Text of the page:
It’s 2PM and it’s your time to shine. It’s the final workshop to gather input. The kind of workshop you circled with a red marker in your agenda. A meeting room with about 4 to 8 people is the location of choice. Two of them join via conference call. You are about to explain your current vision on the project. You’ve taken into consideration all the feedback from the past two workshops.
One of the main topics is how to onboard new online customers. On a high level all is clear and has been decided. It’s just these last few bits of unclarity that you need to get out of the way.
You’re destined to involve everyone. Although you very much appreciate the feedback of the chatty people from last meeting, you need input of all the stakeholders to make this project a success.
Ok, here we go.
A polite greeting and an easy going welcome joke sets the right tone. After a brief intro, you dive into the topic.
3 people actively join in the conversation. The same 3 people of last meeting. Just one conference call attendee gives his vision.
Hold on, this sounds familiar.
Why is it that just a few people actively join the conversation? Why is it that this conference call attendee tends to give replies that sounds like: “this my vision on this specific topic, do you need me for anything else?” ?
Not all minds build the conversation structure in the same way.
In our workshop we are getting answers from 3 stakeholders. The same ones as during our last session.
They remind you of this one teacher you had. He managed to make simple things sound complex. If you wouldn’t have known better, you would suspect him from doing it on purpose. But in his mind, his explanation was crystal-clear.
These 3 stakeholders are the “bad teachers”. They make sense, but it requires a lot of concentration to follow the train of thought they’re on. After all, it’s 2 in the afternoon. And that’s a bad timing to count on a lot of concentration.
Involve everyone, including yourself; use icons
To prevent this workshop from derailing, you probably had some topics in mind to stick to. You even made a slide.
Even better would be to make a slide, where icons accompany or replace as much words as possible. Make things as graphical as possible. But in a simple way. This means: simple icons.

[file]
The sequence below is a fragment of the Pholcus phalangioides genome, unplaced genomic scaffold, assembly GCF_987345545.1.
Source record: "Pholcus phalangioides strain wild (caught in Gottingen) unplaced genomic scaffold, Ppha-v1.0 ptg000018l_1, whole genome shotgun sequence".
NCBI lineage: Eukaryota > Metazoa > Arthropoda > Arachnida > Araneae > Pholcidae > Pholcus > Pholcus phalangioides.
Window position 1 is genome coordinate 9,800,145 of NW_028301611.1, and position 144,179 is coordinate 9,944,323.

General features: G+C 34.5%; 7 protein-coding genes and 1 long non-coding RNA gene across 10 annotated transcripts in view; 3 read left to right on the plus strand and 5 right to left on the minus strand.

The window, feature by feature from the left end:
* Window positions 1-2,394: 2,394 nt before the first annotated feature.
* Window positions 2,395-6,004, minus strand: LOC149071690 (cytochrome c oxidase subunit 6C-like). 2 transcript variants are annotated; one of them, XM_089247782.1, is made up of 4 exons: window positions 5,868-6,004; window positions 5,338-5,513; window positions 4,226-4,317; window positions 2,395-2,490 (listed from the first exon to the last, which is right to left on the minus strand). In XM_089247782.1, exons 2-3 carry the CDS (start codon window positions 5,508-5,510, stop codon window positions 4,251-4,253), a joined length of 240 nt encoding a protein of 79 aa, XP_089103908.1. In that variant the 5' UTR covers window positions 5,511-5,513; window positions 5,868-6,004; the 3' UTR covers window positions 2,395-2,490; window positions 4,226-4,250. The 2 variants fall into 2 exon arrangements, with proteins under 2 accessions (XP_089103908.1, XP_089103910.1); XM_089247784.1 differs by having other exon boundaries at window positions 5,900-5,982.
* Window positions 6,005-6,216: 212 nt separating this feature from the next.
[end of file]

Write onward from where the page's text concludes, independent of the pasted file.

Your favourite search engine will gladly show the right image if you look for the “[the topic] + icon”. Even if there is no relevant icon, a semi relevant icon will do. If you can’t find an icon for “deadline”, then the “date” icon will do fine.
Your advantages of using icons
Now how exactly can you prevent ‘bad teachers’ from high jacking a workshop with complex-explained thoughts? Just move to your slide and rephrase their answer while pointing at relevant icons”.
- You now motivate these ‘bad teachers’ to also point at the icons. Now their thought train will more likely fit in the wireframe that you had in mind.
- You don’t allow the quiet attendees to daydream. It’s clear what the topic is, it’s clear what the context is. Less room for interpretation of the problem situation, more room for ideas.
- Don’t tell anyone, but your own concentration span is also limited. ;) This helps you too.
- The conference call attendees now have something to look at. Agreed, it doesn’t move for them, but brainstorming over a drawing is more likely than brainstorming over a paragraph. It keeps them more involved.
What’s your excuse?
I don’t have time for this.
Looking up some icons takes more time than typing it. No arguing there. The driving motivation here is that you want to have your meeting or workshop as efficient as possible.
Typing the first slide took me less than a minute.
Making the graphical slide with icons, took me about four minutes. It doesn’t have to be that pretty. You probably also noticed that I also used our company template. It’s just to show that font size and colours also play a role in keeping your slide vivid.
I’m not creative
Some are more creative than others. But it’s something you can grow in to. If you really have no idea where to replace text with icons, then don’t replace the text, just add the icons.
It’s a start. Now that you know where to find icons, you can do it again next time. Maybe with more icons and less text this time.
My topics can’t be explained in icons.
I can see why you would say that. Maybe you’re showing pieces of code. But even then, your code has a functional output. Are you talking about ‘naming conventions’? Put a “hello, my name is” icon next to it. It’s recognizable, breaks the pure-text-structure, and can be funny too.
At 4C we know that a project and its workshops are more than just dry facts and figures. Bringing content in a structured, recognizable way is key to keep your audience involved. Sure your audience can read words, but they can ‘read’ sign language too.
Want to know more? Contact us.